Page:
Seven health vitamins in every almond, any why you should eat it
Almonds pack a lot of nutrition in a small, portable bundle. They consist of important nutrients found in all four of the basic four food groups—protein, fruits and vegetables, dairy products, and grains. Let’s take a closer look at their nutritional makeup.
Almonds are a useful source of complex carbohydrates. Carbohydrates are your body’s main source of energy. One ounce of almonds, about 20-25 kernels, equals 170 calories.
Among plants used for food, almonds are one of the richest sources of fats. And almonds contain no cholesterol. Fat is an important energy source; it is your body’s most efficient form of stored fuel. About half an almond’s weight is vegetable oil—a highly unsaturated fat.
One ounce of almonds provides your body with about 10 percent of its daily fiber need. That’s more fiber than is contained in two slices of whole-wheat bread.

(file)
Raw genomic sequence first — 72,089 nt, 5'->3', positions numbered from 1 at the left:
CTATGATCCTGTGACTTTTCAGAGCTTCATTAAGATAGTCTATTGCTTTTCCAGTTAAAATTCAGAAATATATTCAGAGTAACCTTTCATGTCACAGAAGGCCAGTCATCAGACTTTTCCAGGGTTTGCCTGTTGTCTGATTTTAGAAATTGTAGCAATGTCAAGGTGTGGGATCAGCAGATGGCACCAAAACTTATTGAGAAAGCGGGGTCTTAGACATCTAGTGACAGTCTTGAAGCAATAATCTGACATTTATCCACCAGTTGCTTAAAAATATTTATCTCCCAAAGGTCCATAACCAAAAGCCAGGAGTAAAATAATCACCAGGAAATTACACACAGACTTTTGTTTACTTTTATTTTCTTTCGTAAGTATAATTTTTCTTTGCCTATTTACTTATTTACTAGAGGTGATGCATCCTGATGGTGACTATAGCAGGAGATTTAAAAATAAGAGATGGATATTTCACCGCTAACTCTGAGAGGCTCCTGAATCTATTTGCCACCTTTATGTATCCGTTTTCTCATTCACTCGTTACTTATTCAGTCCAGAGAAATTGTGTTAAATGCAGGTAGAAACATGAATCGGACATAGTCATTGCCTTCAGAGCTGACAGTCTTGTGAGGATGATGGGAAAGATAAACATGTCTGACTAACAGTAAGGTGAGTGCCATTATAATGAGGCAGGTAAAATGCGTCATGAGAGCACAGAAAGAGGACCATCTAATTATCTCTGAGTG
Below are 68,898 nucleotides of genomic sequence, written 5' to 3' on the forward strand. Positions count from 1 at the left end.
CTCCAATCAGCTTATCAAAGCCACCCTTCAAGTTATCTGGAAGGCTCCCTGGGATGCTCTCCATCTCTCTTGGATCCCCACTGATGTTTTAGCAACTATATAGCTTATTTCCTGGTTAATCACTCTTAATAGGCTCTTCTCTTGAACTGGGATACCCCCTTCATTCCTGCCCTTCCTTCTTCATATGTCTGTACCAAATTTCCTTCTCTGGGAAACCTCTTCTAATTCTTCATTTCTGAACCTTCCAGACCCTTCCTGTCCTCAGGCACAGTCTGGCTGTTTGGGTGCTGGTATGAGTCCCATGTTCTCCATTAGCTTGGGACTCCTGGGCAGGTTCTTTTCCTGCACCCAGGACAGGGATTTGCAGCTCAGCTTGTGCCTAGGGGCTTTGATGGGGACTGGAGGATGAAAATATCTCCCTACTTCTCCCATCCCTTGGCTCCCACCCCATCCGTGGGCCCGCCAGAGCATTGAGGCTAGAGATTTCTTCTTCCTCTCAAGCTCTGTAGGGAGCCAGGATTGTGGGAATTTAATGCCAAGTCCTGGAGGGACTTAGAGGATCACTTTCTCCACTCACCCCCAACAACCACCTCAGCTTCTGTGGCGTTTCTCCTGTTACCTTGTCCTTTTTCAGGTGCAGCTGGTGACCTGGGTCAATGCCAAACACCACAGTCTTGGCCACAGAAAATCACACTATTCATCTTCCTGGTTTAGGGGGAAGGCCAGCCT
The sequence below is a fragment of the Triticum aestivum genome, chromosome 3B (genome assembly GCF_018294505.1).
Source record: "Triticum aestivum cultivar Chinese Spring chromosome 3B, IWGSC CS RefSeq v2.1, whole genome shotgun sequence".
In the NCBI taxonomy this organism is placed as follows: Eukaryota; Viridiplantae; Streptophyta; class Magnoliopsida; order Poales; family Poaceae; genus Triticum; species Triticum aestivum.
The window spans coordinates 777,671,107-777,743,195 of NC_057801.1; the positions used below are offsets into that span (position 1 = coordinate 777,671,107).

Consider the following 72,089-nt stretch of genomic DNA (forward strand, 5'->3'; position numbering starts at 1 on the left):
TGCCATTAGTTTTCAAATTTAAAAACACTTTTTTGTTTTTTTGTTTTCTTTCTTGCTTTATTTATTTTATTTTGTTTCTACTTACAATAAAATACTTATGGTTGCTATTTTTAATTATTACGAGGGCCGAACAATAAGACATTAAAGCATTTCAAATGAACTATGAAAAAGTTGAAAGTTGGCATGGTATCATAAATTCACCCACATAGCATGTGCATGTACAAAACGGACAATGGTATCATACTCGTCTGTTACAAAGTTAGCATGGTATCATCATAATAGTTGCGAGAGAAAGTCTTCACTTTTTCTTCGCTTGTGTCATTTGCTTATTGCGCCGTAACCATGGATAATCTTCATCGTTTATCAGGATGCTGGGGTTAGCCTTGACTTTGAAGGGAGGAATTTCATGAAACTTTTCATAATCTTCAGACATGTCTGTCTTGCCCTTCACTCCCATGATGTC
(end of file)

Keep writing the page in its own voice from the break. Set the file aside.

Almonds supply a high amount of the essential minerals phosphorus, copper, and magnesium. Minerals are needed by your body for growth and proper maintenance. One ounce of almonds has the same amount of calcium as 2.3 ounces of milk and has the same amount of iron as 1.3 ounces of beefsteak or lean pork.
Almonds are a good source of vegetable protein. Proteins are necessary for your body’s growth and maintenance. One ounce of almonds supplies 10 percent of the U.S. RDA (Recommended Daily Allowance) of protein.
Almonds are a fine source of riboflavin (vitamin B2) and vitamin E. Vitamins are essential for your good health. One ounce of almonds contains the amount of vitamin E (35 percent of the U.S. RDA) found in 7 ounces of wheat germ or from 18 to 20 ounces of liver.
This Information is based on the brochure Almonds—A Health Nut, published by the Almond Board of California.